Gloucestershire says ‘Hard Cheese’ to health and safety!

If you’re not from Gloucestershire, you might not be familiar with the shenanigans that take place on Cooper’s Hill, in Brockworth. Each year in May, around 15,000 people gather to watch contenders from around the world roll cheese down the hill, in pursuit of the title of Cheese Rolling Champion. However, the dreaded ranks of Health and Safety have threatened this ancient festival – even getting the police involved…

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Get down to Brockworth on May 26th and you’ll hear the Master of Ceremonies utter the ancient war-cry:

“One to be ready!

Two to be steady!

Three to prepare!

And four to be off!”

At this point, the cheese-rolling contenders will chase a 7 – 8lb wheel of Double Gloucester cheese down Cooper’s Hill – which is a pretty steep incline, to say the least.

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The first written evidence of the cheese-rolling malarkey dates back to 1826, found on a note to the local town crier. However, it was pretty apparent from that missive that the event was already an ongoing tradition. It’s thought that the origins of this bizarre practice can be laid at the feet of the ancient pagans. Pre-Double Gloucester, it’s likely that pieces of  cake and biscuits were used as part of a fertility rite that was conducted in the hope of producing a good harvest.

Fast forward to the 21st Century and things have changed. When you’re chasing an 8lb wheel of cheese, which can achieve speeds of up to 70mph, surrounded by people and down a 1:3 hill, the likelihood for accidents would probably make even the most unscrupulous insurer wrinkle his nose. In 2010,there was no official medical cover for the event and it looks to be the same way this year. Perhaps the biggest disaster was the event held in 1993, when fifteen people were injured; four of them, seriously.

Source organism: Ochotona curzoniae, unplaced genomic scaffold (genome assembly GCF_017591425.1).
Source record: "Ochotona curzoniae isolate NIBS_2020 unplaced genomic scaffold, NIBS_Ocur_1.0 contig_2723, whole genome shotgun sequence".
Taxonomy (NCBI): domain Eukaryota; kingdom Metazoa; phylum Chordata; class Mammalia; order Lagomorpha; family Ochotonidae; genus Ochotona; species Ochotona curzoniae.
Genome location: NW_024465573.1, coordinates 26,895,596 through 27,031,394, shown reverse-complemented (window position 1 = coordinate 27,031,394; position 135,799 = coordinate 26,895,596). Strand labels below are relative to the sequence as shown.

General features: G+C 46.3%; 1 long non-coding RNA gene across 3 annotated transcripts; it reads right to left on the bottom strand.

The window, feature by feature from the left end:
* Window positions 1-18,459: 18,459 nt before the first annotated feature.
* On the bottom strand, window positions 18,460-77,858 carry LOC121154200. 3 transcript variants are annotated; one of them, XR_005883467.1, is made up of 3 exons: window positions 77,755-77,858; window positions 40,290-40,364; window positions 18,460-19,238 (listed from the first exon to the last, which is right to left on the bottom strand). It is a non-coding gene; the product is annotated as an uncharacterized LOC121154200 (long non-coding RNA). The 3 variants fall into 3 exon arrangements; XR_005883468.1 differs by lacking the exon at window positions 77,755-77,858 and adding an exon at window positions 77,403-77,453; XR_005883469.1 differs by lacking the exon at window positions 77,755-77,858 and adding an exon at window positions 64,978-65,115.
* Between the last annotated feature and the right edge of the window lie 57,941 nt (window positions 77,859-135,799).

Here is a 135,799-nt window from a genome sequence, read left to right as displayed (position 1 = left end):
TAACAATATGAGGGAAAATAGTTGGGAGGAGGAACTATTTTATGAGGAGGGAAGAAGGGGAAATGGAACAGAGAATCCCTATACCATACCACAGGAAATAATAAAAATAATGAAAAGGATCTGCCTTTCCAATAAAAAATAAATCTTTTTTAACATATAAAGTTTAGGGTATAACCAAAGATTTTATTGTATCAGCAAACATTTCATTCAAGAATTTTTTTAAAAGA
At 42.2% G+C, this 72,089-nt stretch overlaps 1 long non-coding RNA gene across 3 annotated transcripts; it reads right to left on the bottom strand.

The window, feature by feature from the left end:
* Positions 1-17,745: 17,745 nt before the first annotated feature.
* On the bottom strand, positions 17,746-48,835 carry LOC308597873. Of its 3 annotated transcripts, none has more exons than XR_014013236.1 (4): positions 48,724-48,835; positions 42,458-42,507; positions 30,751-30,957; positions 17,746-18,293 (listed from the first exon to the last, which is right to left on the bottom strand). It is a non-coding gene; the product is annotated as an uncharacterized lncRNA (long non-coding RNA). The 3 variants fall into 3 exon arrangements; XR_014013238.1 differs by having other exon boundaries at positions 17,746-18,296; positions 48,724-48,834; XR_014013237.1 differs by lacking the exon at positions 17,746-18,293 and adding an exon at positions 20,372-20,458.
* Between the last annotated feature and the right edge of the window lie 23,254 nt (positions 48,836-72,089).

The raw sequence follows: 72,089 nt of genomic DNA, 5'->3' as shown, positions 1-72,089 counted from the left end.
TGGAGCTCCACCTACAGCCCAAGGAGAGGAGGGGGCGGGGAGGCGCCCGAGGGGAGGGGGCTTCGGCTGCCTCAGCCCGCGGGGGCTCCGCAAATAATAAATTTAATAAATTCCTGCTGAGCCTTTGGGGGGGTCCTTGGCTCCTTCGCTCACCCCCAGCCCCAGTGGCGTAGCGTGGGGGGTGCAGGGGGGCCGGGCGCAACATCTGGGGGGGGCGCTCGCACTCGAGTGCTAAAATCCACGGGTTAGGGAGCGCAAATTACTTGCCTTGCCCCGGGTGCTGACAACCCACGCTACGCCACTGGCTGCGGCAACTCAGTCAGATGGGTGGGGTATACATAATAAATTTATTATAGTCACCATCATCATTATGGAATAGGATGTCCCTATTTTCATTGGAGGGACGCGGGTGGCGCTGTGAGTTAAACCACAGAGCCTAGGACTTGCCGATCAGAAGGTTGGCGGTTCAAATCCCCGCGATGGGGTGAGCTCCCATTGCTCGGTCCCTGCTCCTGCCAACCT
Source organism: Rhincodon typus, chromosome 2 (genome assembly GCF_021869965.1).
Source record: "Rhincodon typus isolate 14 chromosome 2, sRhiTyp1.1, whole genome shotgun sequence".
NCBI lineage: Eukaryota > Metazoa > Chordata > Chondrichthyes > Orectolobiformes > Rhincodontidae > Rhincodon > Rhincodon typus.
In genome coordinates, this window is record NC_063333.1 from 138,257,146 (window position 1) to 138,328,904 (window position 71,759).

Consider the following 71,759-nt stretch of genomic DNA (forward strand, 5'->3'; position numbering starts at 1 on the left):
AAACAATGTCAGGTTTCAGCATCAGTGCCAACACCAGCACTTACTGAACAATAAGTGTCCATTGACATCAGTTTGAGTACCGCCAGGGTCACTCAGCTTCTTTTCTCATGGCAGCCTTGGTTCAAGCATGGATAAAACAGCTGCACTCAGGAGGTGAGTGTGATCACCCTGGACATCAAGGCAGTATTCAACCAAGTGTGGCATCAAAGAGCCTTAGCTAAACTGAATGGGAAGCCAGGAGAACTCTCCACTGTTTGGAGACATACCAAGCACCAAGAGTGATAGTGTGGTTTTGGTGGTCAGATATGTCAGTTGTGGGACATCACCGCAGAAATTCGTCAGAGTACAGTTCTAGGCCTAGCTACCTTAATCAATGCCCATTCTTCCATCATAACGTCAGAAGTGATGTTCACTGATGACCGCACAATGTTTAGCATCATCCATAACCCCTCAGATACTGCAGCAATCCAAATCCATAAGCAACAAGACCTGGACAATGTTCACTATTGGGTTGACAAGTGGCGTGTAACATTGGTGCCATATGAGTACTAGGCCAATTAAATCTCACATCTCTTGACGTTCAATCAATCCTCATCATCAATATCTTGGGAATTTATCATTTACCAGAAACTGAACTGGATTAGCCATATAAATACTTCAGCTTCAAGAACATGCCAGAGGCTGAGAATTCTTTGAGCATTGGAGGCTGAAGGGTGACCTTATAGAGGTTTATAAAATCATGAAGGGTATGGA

cheese

However, this didn’t kill the local support for the event; when the organisers tried to throw in security measures, crowd perimeters and charge an entrance fee, the response was unanimous: it was going ahead, anyway. Former cheese-rolling champ, Helen Thorpe said, in 2011: “No-one’s going to stop us doing it. They say it’s not official, but we’re all Brockworth people and we’re running the cheese today so it is official. We strongly believe in it.”

In 2013, Mrs Smart, a supplier of the gargantuan dairy wheels, was approached by the local constabulary and told that, if she provided cheese, she could be seen as a organiser and liable for any legal action resulting from accidents or damage. Her response was: “I’ve been asked to provide some cheese, so why not?”

And that’s how it stands: the event is going ahead, despite the health and safety brigade getting involved and in spite of the warnings from the long arm of the Law.

On May 26th 2014, it looks like the people of Brockworth are, once again, just going to roll with it.

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